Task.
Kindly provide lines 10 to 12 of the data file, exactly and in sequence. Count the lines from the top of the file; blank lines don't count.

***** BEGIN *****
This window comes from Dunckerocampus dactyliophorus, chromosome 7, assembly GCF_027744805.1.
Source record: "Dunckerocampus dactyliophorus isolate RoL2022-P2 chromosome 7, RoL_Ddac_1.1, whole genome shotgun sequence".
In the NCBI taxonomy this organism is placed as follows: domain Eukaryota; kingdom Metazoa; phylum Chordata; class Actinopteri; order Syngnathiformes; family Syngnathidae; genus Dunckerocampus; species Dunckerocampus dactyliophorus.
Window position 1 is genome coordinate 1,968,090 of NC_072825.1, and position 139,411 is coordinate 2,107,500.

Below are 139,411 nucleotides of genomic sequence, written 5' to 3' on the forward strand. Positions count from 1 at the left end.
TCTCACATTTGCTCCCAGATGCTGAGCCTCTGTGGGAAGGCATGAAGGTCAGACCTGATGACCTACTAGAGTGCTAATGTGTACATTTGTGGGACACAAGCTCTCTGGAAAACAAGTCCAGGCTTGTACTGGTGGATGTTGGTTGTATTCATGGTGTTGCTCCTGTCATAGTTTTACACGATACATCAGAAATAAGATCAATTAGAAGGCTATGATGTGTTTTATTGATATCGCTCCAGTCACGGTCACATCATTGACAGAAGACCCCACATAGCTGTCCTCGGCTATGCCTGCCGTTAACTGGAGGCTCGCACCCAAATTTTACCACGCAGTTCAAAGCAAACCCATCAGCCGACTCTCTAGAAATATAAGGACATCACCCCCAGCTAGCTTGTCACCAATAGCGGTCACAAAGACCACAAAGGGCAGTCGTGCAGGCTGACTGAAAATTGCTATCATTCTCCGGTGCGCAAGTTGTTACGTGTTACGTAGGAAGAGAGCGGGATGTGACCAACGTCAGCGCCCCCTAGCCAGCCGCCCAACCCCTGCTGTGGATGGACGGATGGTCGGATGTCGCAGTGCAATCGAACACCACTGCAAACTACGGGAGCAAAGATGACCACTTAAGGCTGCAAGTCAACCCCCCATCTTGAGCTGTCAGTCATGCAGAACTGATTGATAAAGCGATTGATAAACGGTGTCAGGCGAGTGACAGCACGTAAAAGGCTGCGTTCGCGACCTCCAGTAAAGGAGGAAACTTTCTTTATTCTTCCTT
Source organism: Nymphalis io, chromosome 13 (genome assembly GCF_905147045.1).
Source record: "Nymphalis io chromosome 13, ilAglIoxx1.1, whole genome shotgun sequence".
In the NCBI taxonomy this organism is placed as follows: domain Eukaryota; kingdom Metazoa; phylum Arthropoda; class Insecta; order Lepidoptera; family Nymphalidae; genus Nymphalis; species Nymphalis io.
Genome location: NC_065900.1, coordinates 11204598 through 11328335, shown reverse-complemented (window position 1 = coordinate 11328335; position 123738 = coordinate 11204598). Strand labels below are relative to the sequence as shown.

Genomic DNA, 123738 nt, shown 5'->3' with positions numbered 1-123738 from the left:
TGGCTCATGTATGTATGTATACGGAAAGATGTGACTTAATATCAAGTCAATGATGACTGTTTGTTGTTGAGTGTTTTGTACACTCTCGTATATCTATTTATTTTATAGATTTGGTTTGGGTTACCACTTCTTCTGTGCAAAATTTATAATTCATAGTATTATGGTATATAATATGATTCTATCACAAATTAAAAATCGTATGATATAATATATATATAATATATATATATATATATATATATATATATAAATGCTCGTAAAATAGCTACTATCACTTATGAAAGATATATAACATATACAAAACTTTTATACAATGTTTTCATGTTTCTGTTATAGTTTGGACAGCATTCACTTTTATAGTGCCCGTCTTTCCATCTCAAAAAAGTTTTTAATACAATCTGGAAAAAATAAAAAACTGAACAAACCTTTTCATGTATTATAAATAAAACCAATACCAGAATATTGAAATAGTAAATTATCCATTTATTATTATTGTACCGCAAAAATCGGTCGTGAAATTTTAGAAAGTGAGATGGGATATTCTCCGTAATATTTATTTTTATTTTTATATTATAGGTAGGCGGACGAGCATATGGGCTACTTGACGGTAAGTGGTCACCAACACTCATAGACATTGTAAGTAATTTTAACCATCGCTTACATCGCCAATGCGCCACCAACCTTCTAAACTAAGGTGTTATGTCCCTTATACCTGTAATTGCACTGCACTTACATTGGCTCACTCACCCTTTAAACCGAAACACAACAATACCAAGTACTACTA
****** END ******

Genome location: NC_065900.1, coordinates 11204598 through 11328335, shown reverse-complemented (window position 1 = coordinate 11328335; position 123738 = coordinate 11204598). Strand labels below are relative to the sequence as shown.

Genomic DNA, 123738 nt, shown 5'->3' with positions numbered 1-123738 from the left:
TGGCTCATGTATGTATGTATACGGAAAGATGTGACTTAATATCAAGTCAATGATGACTGTTTGTTGTTGAGTGTTTTGTACACTCTCGTATATCTATTTATTTTATAGATTTGGTTTGGGTTACCACTTCTTCTGTGCAAAATTTATAATTCATAGTATTATGGTATATAATATGATTCTATCACAAATTAAAAATCGTATGATATAATATATATATAATATATATATATATATATATATATATATATAAATGCTCGTAAAATAGCTACTATCACTTATGAAAGATATATAACATATACAAAACTTTTATACAATGTTTTCATGTTTCTGTTATAGTTTGGACAGCATTCACTTTTATAGTGCCCGTCTTTCCATCTCAAAAAAGTTTTTAATACAATCTGGAAAAAATAAAAAACTGAACAAACCTTTTCATGTATTATAAATAAAACCAATACCAGAATATTGAAATAGTAAATTATCCATTTATTATTATTGTACCGCAAAAATCGGTCGTGAAATTTTAGAAAGTGAGATGGGATATTCTCCGTAATATTTATTTTTATTTTTATATTATAGGTAGGCGGACGAGCATATGGGCTACTTGACGGTAAGTGGTCACCAACACTCATAGACATTGTAAGTAATTTTAACCATCGCTTACATCGCCAATGCGCCACCAACCTTCTAAACTAAGGTGTTATGTCCCTTATACCTGTAATTGCACTGCACTTACATTGGCTCACTCACCCTTTAAACCGAAACACAACAATACCAAGTACTACTA